• Tasmanian Government

    By Dr Peter Gillard of the Department of Primary Industry Water and the Environment, Mt Pleasant Laboratories, Tasmania and Dr Sarah Munks of the Forest Practices Board, Tasmania.

    Forestry in Tasmania is big business and, in common with many other democratic States, there are the conflicting politics of business versus conservation. The Forestry Practices Act is legislation that allows for forestry activities, but requires that a Code of Practice, designed to achieve sustainable forest management, must be followed by the forest managers. This legislation is administered by the Forest Practices Board (FPB). When a forest is to be logged, the forest managers must prepare a Forest Practices Plan for certification by the FPB. One of the more complex areas that has to be addressed is that of managing threatened fauna. The FPB produces a manual that has information about where threatened species occur and a generalised description of how forest practices should proceed. The forest managers find interpretation of the generalised information difficult, and before we developed Threatened Fauna Adviser, they were required to request a recommendation from the Senior Zoologist of the FPB, who in turn had to seek approval from the Senior Zoologist in the Department of Parks and Wildlife. All of this took time and caused a bottleneck in administration.

    Knowledge acquisition

    Knowledge of the threatened fauna and the recommendations needed for forest operations was already known by the Senior Zoologist, and other specialists working in Tasmania. Each species is either known to occur at a particular site, or known to be within its bio-geographical range. The presence of a threatened species need not prevent a forest operation, but it does affect the way in which the operation should best be conducted.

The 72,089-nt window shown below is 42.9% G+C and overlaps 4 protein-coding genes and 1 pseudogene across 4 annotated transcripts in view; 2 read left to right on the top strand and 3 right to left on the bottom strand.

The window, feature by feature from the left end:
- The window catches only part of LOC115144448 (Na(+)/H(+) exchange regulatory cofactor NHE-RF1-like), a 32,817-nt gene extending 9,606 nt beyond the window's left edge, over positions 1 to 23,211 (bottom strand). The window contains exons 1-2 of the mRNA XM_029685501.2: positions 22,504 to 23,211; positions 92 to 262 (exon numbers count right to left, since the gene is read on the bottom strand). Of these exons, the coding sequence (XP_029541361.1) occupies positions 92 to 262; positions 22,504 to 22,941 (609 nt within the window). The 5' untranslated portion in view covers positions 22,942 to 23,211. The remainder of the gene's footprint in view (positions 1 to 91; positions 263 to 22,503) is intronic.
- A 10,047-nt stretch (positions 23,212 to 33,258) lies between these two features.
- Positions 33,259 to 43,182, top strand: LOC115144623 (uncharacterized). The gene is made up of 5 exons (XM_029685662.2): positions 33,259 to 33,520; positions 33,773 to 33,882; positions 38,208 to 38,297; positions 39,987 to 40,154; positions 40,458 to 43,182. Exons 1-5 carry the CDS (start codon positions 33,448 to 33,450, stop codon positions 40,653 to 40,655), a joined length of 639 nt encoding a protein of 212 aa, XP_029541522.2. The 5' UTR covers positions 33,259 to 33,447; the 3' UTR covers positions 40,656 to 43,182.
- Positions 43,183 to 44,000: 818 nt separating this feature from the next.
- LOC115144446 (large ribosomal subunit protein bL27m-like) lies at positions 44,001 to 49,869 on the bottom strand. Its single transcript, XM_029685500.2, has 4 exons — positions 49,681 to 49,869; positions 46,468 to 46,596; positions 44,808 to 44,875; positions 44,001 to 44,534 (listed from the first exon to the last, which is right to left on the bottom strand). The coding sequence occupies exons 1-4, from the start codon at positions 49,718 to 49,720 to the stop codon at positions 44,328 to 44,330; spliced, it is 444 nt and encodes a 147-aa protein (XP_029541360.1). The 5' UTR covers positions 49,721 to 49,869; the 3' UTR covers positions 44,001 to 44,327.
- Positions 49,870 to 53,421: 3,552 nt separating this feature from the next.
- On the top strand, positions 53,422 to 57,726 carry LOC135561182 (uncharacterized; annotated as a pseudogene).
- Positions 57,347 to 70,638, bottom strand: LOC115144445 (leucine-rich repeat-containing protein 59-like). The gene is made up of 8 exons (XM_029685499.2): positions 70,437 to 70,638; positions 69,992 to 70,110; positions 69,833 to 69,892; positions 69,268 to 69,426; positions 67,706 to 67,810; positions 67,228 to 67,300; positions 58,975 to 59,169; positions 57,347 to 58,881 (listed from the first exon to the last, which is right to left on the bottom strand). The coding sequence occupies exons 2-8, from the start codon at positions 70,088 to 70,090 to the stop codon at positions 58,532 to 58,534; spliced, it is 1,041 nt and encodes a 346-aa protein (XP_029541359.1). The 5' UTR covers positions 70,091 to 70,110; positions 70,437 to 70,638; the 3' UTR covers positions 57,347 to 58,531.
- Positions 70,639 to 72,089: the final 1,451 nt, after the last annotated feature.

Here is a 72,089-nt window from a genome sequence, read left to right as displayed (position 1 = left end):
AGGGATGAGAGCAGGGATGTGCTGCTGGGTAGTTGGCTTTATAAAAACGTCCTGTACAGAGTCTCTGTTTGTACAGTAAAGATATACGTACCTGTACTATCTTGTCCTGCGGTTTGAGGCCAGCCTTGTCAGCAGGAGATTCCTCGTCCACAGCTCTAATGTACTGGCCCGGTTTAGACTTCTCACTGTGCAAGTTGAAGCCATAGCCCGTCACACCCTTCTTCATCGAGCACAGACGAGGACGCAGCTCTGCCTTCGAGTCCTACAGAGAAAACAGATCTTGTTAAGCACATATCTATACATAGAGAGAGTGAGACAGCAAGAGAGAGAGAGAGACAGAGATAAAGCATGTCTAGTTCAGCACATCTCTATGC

We found that the best way of proceeding was to develop decision trees in XpertRule®. For most species, the decision trees were needed only a single task, only one has a back chained task. The variables in the task are about the type of forest operation and factors that will identify the quality of habitat for the threatened species. The outcome of the task is the management recommendation for that particular situation. There are 31 listed threatened fauna species, and each may have 5 – 10 possible recommendations. Typically, there may be three or four threatened species in any harvest area.

    We have included illustrations of threatened species on the dialogs relevant to those species. This is made possible by the facility for capturing bitmaps on dialogs available in XpertRule.

    Implementation and connection with MS-Word

    For each threatened species there is a Microsoft Word document with sections containing the recommendations. Each recommendation is bookmarked (Para_1, Para_2, etc.). In XpertRule, there is a procedure at the beginning of the task for the species that assigns the filename for that species; at the outcome of the task there is another procedure that assigns the relevant bookmark. All species tasks forward chain to a Report task that uses OLE2 to open word and paste the bookmarked recommendation with the following command: